So what is taking so long for the Lord to come in judgment? “The Lord does not delay His promise, as some understand delay, but is patient with you, not wanting any to perish, but all to come to repentance” (3:9). Thousands of years have passed in the effort to save as many people from the destruction of hell as possible. But, just as in the days of Noah, a day will come when judgment will be brought against the world. Peter goes on to describe this judgment of fire in verse 10.

All of this has been said to remind the Christians about their salvation and their need to grow in their faith and character. “Since all these things are to be destroyed in this way, it is clear what sort of people you should be in holy conduct and godliness as you wait for and earnestly desire the coming of the day of God, because of which the heavens will be on fire and be dissolved, and the elements will melt with the heat” (3:11-12). We await the new order when Christ returns as we live with the Lord in heaven.

Conclusion:

Peter wraps up his letter with some final thoughts:

  1. Make every effort to be found in peace without spot or blemish before Him. This command goes back to the beginning of the letter that we must make every effort to add to our faith goodness, knowledge, self-control, endurance, godliness, brotherly affection, and love. We must make every effort to grow in each area.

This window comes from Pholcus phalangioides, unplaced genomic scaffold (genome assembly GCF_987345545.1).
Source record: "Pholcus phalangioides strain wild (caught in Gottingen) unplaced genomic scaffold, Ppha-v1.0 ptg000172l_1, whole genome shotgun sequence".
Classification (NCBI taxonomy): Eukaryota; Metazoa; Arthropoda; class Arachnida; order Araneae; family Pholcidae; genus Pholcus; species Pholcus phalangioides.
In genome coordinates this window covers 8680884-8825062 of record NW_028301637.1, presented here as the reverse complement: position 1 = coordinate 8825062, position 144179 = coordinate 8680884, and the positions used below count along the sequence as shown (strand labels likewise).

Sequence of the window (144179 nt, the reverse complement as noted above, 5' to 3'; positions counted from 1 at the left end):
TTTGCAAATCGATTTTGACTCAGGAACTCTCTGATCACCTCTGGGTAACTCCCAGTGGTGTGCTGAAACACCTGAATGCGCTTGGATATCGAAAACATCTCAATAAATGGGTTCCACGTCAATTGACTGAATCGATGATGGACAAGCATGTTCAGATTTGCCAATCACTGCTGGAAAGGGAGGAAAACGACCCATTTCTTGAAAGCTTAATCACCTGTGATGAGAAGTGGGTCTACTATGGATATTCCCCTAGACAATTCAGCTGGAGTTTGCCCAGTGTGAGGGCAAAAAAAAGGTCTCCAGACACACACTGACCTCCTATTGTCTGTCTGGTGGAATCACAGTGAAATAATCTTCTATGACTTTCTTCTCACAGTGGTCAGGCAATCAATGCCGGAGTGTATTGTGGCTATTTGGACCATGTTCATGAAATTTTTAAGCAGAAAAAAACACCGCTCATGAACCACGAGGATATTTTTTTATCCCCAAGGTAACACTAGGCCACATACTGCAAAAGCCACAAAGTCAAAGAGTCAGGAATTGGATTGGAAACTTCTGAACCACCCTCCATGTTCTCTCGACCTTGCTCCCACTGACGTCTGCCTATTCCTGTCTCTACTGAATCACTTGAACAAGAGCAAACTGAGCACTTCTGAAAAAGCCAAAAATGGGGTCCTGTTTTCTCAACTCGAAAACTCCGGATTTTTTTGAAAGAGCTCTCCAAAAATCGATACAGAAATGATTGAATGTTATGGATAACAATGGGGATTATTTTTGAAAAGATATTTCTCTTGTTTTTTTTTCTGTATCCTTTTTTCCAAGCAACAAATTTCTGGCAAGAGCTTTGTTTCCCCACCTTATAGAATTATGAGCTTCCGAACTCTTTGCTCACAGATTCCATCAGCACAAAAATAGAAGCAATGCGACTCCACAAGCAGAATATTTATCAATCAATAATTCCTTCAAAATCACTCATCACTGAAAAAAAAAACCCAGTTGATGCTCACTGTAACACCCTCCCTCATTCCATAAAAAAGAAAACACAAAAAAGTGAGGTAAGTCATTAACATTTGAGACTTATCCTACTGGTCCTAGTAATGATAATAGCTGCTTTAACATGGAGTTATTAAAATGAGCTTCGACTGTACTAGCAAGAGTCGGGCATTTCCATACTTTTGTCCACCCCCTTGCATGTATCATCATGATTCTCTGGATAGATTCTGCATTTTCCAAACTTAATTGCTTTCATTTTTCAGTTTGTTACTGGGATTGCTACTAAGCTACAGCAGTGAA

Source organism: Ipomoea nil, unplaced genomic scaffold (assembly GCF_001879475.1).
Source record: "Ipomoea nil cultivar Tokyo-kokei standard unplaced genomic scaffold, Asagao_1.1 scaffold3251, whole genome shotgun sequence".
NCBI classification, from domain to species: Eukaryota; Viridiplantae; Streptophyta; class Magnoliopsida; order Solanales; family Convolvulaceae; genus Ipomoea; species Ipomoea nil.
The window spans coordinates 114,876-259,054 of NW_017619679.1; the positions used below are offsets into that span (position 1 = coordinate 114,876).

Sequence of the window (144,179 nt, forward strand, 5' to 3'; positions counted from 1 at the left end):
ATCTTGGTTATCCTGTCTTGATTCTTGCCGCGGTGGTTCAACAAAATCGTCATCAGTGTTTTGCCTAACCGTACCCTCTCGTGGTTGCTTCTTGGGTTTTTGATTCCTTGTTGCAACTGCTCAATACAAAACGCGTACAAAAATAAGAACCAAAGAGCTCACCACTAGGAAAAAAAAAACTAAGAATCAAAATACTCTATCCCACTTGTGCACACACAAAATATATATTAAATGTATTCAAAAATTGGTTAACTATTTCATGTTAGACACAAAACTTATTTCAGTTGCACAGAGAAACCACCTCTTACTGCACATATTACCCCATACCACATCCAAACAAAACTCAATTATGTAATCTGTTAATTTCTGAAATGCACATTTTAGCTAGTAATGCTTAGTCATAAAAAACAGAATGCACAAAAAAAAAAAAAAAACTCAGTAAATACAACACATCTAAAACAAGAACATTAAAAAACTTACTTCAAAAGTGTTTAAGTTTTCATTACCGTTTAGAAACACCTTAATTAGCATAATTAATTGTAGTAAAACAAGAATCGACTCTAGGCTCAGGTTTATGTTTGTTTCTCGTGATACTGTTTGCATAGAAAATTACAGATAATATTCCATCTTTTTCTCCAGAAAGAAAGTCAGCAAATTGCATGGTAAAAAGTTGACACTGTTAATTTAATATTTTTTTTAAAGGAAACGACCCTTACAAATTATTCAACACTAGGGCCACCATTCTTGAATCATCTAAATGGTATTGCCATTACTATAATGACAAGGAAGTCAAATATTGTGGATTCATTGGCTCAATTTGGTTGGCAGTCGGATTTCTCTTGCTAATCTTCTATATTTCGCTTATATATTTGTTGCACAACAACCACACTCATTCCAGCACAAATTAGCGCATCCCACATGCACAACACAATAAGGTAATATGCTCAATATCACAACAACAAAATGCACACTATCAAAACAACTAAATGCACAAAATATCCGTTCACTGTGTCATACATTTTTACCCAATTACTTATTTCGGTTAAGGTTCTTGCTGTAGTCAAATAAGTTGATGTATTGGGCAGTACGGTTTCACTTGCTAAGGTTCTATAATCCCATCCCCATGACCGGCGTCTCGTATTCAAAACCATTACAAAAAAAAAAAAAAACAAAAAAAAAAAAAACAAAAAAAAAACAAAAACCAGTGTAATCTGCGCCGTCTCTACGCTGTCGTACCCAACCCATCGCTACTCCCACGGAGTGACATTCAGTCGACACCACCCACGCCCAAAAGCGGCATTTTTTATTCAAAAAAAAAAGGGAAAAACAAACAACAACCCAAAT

2. Regard the patience of our Lord as an opportunity for salvation. God’s longsuffering is a good thing as he waits, hoping for everyone to accept his grace and not perish.
  3. Avoid those who twist the scriptures to their own destruction. There are false teachers who use the Bible for their own personal gain. Do not follow them. Do not listen to them. Their destruction is sure when the judgment of the Lord comes. Do not be led away by their error. I would also say that we should not look out into the religious, see the multitude of false teachers and think that worshipping God is useless. We must strive to do what God says and be a light to the world that we are not like the denominations and other religions. We want to them to see that we are not about promoting ourselves, but about serving God.